The Basilica of Aquileia 1.
- Posted Nov. 18, 2011 by Agnes Felber in Travel. Viewed 4461 times
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The Cathedral of Aquileia is a flat-roofed basilica erected by Patriarch Poppo in 1031 on the site of an earlier church, and rebuilt about 1379 in the Gothic style by Patriarch Marquard of Randeck.
The façade, in Romanesque-Gothic style, is connected by a portico to the so-called Church of the Pagans, and the remains of the 5th century Baptistry. The interior has a nave and two aisles, with a noteworthy mosaic pavement from the 4th century. The wooden ceiling is from 1526, while the fresco decoration belongs to various ages: from the 4th century in the St. Peter's chapel of the apse area; from the 11th century in the apse itself; from the 12th century in the so-called “Crypt of the Frescoes”, under the presbytery, with a cycle depicting the origins of Christianity in Aquileia and the history of St. Hermagoras, first bishop of the city.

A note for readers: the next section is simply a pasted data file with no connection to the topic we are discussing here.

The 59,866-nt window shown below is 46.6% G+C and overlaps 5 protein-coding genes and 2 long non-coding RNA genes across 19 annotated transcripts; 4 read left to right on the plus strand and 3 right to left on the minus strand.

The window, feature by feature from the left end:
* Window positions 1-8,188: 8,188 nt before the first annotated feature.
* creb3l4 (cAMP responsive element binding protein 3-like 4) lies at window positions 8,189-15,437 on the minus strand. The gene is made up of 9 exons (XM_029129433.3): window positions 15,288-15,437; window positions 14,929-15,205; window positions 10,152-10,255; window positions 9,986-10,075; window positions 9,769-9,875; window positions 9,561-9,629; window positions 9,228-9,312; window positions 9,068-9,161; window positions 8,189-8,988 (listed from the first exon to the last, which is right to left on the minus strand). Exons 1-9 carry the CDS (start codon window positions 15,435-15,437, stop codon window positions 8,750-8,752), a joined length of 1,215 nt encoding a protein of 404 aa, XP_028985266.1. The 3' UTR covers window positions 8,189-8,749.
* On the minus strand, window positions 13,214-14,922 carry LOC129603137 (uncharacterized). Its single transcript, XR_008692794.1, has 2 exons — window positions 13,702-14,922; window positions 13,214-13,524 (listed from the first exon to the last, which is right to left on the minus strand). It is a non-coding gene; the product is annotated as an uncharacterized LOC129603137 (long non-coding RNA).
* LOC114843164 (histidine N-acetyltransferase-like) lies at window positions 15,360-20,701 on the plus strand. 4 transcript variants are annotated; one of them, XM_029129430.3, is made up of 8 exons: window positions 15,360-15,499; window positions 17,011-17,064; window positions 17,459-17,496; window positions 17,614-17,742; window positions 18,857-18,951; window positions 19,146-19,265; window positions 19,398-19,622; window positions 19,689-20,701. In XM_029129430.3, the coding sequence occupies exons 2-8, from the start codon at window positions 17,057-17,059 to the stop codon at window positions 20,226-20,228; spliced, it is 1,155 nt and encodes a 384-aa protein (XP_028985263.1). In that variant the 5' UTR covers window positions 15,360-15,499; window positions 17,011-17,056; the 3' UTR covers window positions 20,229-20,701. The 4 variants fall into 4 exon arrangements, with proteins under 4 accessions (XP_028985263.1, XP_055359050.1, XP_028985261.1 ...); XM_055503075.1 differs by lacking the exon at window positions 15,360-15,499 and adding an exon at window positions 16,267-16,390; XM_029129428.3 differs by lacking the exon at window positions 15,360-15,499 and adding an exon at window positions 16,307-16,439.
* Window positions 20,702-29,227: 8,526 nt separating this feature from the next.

Next to the 11th century Romanesque chapel of the Holy Sepulchre, at the beginning of the left aisle, flooring of different ages can be seen: the lowest is from a Roman villa of the age of Augustus; the middle one has a typical cocciopesto pavement; the upper one, bearing blackening from the Attila's fire,who attacked the city twice, first in 408 then in 452 when he managed to destroy the city almost completely. This charred flooring has geometrical decorations.
The ruins of Aquileia were continually pillaged for building material. And with the collapse of the Carolingians in the 10th century, the inhabitants would suffer under the raids of the Magyars.
Externally, behind the 9th century campanile and the apse, is the Cemetery of the Fallen, where ten unnamed soldiers of World War I are buried. Saint Hermangoras is also buried there.
The site of Aquileia, believed to be the largest Roman city yet to be excavated, is inscribed on the UNESCO World Heritage List.
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